NHS surplus prompts health funding row
The Department of Health said the predicted surplus, based on financial performance for the three months to June, would “stay within the NHS to improve patient care”, adding “this is an excellent start to the year”.
The results mark a significant turnround for the health service in the two years since it recorded a £547m deficit. Only five trusts were in operating deficit for the first quarter of this year, compared with 82 in 2006-07, officials said.
But opposition parties questioned the rationale of the NHS amassing cash at a time when access to drugs and treatments is still being rationed.
“There continue to be hospitals where funds are far from stable,” said Andrew Lansley, the shadow health secretary. “The government should explain why money voted in by parliament for healthcare is not being used to make sure patients get the medical treatments that they need.”
Norman Lamb, the Liberal Democrats’ health spokesman, told the FT that a massive NHS surplus was not “something that should necessarily be celebrated”.
“We seem to have gone from bust to boom,” Mr Lamb said. He warned that payment by results was leading to “distortions in the way NHS funding is being allocated”.
The government and Tories traded blows over how the £90bn-plus annual budget for the NHS should best be spent.
Mr Lansley criticised the decision by the NHS to use measures of deprivation, as well as age, to determine the health needs of different geographic areas. This approach was leading to relatively “greater resources for poorer areas and less for areas that are less deprived and more elderly despite age being a more significant determinant of the relative burden of disease”, Mr Lansley said in a speech to the Reform think-tank.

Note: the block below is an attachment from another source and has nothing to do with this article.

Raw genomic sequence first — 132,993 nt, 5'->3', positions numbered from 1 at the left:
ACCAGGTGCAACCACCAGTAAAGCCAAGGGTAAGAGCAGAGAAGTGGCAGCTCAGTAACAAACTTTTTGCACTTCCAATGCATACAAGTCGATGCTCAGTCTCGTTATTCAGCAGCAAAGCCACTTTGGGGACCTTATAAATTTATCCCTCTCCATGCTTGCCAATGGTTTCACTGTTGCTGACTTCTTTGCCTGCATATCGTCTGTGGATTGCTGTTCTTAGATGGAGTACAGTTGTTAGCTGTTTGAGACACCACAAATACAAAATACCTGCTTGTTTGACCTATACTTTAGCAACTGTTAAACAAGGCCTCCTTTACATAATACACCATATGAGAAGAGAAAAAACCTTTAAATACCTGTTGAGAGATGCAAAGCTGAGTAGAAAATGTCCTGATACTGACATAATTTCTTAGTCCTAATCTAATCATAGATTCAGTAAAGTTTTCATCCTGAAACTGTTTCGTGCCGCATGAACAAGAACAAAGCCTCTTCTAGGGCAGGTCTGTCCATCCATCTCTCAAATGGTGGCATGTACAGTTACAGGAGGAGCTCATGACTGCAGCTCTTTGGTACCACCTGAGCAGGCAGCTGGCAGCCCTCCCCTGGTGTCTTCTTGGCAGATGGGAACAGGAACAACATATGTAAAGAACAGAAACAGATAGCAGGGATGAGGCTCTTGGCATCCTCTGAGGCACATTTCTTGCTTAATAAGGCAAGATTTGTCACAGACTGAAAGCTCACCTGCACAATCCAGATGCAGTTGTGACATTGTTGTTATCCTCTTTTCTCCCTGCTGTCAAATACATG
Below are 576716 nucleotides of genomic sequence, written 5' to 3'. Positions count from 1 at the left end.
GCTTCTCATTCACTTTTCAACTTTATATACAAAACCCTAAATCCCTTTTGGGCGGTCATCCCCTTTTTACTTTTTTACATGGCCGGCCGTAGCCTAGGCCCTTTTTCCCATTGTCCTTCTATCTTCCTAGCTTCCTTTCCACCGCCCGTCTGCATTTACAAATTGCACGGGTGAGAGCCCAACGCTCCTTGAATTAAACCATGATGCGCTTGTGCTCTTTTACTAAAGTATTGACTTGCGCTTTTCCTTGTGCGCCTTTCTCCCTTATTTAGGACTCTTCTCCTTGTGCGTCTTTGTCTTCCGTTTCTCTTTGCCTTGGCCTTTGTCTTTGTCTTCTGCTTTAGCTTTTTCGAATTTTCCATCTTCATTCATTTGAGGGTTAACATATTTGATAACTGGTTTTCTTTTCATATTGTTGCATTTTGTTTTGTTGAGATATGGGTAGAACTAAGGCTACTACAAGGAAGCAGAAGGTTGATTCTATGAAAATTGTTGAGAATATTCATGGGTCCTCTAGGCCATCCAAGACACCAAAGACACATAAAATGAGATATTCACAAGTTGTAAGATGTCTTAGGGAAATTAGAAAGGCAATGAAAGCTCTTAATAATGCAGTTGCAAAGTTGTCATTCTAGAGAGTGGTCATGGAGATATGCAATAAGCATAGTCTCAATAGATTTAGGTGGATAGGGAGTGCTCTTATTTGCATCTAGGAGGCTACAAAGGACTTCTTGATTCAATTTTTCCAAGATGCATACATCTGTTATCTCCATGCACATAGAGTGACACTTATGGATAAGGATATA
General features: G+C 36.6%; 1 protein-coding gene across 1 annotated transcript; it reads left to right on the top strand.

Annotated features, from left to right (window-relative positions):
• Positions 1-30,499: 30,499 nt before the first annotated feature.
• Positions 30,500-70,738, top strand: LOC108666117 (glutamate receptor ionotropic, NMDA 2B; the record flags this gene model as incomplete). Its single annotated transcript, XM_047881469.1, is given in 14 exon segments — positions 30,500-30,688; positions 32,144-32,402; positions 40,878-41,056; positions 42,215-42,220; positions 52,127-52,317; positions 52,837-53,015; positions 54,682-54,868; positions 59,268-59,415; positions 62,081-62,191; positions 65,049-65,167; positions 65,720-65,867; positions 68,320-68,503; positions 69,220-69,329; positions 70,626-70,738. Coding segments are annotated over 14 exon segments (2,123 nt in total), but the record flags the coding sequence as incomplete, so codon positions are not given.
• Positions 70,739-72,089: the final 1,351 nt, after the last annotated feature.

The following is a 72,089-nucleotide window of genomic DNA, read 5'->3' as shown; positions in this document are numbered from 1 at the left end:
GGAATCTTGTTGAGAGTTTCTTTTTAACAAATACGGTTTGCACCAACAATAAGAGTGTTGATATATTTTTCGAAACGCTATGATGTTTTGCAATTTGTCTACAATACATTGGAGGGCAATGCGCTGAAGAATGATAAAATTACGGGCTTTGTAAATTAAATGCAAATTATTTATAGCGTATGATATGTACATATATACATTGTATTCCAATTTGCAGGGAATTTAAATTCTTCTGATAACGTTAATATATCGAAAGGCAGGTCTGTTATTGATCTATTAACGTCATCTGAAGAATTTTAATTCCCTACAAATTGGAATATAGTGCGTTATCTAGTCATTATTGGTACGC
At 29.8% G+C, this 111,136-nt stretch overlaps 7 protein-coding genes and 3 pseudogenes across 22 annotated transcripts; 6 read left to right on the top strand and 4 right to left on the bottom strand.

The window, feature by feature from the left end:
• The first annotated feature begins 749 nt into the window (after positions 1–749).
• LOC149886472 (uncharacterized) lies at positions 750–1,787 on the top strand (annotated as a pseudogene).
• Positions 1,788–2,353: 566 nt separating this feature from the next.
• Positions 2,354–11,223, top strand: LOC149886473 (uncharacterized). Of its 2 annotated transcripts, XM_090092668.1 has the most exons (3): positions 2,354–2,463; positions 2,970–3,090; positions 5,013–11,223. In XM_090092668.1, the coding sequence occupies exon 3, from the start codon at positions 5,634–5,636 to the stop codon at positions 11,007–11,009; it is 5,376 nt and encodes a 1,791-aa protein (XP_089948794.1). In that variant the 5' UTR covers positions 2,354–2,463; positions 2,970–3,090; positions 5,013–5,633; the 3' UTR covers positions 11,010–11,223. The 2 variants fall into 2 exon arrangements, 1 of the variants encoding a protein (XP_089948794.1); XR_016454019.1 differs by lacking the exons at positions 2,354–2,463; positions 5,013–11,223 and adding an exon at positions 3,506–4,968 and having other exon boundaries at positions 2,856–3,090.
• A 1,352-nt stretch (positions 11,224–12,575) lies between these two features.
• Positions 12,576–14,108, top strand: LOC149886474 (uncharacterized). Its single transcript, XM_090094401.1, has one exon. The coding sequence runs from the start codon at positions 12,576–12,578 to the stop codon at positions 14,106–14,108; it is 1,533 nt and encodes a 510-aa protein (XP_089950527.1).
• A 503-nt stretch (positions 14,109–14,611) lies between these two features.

Labour responded by accusing the Tories of planning to “cut health spending in poorer areas”. The opposition party “would take funding from NHS services that need it most”. said Ann Keen, health minister.
But Mr Lansley hit back, telling the FT: “Public health money should be spent where health outcomes are worst, so that money will go to where the need is greatest. Do Labour really have a problem with that?”
The Lib Dems said a hybrid approach was needed, with public health funding – such as campaigns to tackle obesity and smoking – targeted on the most deprived areas, and funding for combating diseases linked to areas where the demand was highest.